Editor's Picks(1-4 of 12)
So you have gone through years of education, got yourself a job, put in a few years with your boss, made money and feel settled. What next? Choices are broadly only two for anyone who wants to be occupied: Either to continue climbing the corporate hierarchy or to START-UP! Each choice has its own pros and cons. The question here is which activity is worthwhile!
Choosing to be employed with someone else is relatively less laborious since it means clearing a few rounds of interview and being likable on the job. Moreover, you enjoy the liberty of quitting the job when you want which is not the case when it comes to your own business. At hindsight, being employed feels comfortable. But, is it actually so? If it were, you wouldn’t have complained or even thought about an alternative career option.
The higher ideals to starting up with one’s own venture are the satisfaction of doing one’s own thing or the feeling of being your own boss and the associated pride of creating employment for others and in-turn impacting the society. In addition to all these, there are plenty of small advantages that come with entrepreneurship. A few are listed here-
- Job search ends here
- Long waits for promotions and increased income are no more. One can earn as much as one wants to at whatever age with no age bar to retirement
- “Qualifications” and “experience” are what you learn on the way
- Exponential growth is possible. Fixed salary slabs are no more a constraint
- Relatively less man hours per day as business progresses and stabilizes; contradictory to ever increasing work load and man hours per day with increasing responsibilities at the work-place/employment and enslavement
- Limitless diversifying and de-routing options
These are a few things which you already might have recognized. Yet, there is something stopping you from going the entrepreneurial way! What is it??
I call it the “Comfort Cushion”. After being habituated to a hurried early morning breakfast, reaching on time at the office, punching your card, a subtle greeting to colleagues and the coffee machine gossip; we come to accept targets n reports as the way our lives were meant to be and have grown comfortable on this cushion which gives a regular paycheck. Walking the tougher path with only your beliefs and motives as companions feels uncomfortable subconsciously! And this subconscious discomfort gives rise to a whole bag of reasons as to why one shouldn’t venture out for eg; I don’t have enough financial back-up, I will start-up once my children are settled, What if my start-up fails?... are just a few common ones.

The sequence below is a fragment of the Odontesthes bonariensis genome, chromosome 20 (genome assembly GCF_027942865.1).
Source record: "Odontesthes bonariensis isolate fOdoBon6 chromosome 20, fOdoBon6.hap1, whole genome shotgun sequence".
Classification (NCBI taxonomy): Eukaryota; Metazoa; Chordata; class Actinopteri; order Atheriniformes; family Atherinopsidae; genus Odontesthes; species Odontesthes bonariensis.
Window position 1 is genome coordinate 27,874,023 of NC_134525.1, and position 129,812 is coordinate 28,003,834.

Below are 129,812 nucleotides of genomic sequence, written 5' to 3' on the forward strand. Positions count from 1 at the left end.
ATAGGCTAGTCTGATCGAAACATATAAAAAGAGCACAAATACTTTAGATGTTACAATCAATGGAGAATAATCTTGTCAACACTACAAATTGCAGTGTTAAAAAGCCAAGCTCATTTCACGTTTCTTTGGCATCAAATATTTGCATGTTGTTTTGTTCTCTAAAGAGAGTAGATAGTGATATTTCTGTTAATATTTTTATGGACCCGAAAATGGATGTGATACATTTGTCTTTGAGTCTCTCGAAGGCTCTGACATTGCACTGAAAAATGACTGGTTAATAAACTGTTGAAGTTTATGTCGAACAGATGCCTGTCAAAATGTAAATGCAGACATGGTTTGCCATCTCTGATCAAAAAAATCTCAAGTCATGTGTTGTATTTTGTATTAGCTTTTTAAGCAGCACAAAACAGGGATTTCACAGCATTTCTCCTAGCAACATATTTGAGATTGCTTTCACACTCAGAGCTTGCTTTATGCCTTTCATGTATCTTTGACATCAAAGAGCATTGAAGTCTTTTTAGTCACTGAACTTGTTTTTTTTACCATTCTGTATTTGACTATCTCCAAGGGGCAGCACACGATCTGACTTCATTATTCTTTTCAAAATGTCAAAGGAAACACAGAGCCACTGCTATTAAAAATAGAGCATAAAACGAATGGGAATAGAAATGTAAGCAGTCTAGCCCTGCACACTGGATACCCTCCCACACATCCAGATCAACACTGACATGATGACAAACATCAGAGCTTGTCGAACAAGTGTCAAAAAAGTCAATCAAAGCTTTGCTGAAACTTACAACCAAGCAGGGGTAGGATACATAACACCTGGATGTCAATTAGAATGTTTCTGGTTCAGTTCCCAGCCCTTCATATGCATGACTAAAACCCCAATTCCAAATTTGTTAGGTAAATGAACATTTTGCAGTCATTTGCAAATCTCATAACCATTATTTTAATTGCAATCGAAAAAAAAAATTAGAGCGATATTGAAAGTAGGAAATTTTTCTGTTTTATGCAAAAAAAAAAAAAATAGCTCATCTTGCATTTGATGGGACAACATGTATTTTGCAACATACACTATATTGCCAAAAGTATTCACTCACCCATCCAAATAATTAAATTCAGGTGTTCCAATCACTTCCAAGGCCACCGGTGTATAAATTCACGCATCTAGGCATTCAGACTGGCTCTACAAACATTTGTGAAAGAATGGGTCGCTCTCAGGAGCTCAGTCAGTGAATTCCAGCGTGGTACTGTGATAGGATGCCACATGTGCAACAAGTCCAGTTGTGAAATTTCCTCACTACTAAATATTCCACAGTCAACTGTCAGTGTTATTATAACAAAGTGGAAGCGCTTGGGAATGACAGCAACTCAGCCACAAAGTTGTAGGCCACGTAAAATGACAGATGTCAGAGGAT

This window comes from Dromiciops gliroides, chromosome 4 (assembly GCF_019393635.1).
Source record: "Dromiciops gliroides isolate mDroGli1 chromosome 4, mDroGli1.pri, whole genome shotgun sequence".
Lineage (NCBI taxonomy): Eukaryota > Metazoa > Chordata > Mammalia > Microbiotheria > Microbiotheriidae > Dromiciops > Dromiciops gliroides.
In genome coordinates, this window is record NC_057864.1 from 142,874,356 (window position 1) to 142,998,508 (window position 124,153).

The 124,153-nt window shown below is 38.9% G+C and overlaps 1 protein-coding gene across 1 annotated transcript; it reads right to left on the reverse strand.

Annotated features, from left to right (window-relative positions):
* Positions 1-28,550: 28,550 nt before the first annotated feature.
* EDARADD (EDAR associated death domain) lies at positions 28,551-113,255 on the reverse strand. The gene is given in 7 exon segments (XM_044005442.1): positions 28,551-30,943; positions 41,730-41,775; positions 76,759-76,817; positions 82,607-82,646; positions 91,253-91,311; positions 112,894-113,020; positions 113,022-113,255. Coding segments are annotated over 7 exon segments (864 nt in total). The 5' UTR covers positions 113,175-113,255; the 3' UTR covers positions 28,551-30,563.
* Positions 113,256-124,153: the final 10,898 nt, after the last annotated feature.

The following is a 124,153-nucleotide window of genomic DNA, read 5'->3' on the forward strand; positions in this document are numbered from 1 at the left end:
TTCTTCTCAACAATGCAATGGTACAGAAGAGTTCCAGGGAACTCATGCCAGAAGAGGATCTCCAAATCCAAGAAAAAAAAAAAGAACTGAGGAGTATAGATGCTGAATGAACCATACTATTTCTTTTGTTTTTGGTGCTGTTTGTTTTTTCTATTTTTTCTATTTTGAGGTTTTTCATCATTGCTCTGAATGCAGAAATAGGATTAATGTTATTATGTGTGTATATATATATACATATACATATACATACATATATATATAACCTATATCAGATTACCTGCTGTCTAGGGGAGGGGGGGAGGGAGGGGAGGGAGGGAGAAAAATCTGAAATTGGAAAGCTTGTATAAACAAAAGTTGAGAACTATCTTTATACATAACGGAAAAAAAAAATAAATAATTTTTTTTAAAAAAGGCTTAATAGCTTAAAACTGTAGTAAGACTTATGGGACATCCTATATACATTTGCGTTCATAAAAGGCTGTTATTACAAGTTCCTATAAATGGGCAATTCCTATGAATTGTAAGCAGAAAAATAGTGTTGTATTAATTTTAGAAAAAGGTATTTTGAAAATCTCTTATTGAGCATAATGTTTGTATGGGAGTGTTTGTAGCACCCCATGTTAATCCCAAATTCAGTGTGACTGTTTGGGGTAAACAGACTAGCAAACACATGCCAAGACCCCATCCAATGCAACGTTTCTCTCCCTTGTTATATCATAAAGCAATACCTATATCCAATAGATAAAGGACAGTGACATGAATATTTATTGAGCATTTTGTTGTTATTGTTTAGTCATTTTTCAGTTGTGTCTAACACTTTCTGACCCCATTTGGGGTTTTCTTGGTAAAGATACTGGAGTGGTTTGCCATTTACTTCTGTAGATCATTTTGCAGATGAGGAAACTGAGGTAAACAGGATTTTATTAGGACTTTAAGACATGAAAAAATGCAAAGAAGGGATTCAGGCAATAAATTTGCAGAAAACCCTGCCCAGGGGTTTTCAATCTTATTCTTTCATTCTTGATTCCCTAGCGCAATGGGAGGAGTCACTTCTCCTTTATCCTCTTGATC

Breaking off from this mindset and pushing oneself into doing what one feels right and believes in needs strong reasoning and a dash of practicality helps the cause.
For this purpose, one must look at trends and what direction one may float towards in keeping up with the current trend. Following the trend in recruitment policy of companies in the last couple of years, we see, there is a shift towards lower costs and improved productivity. In the human resource context, this means more and more talent will be hired at lower wages over the coming years. Hence, as days pass compensation packages will tend to shrink rather than ballooning for the average employee. To ascertain the facts, I urge the reader to take a hard look at the industry he/she is working in and think on these lines.
As a rough example of what I am trying to say, let us compare financials of employed earnings vis-à-vis enterprise earnings. Again, the reader will have to fine-tune this exercise according to their present situation.
An average employee may reach an earning potential of Rs. 50000/- a month in a course of 5 years, whereas, an average business gives a potential of earning that amount in just about 3 years (considering a nominally well-placed job and equally interesting business). The amount of wealth amassed over a period of 20 yrs running one’s own business is a direct multiple of that saved from salaries. I am saving the discussions about the various outcomes and factors that may make or break an employment or business for another time since there is equal possibility of success or failure in both these type of engagements. My point is, such practical calculations help to strengthen the perspective and from there emerges the “will” to move out of one’s “Comfort Cushion”. Looks like it really does make sense to Start-up!
Think about this and I shall be glad to hear your thoughts / read your comments.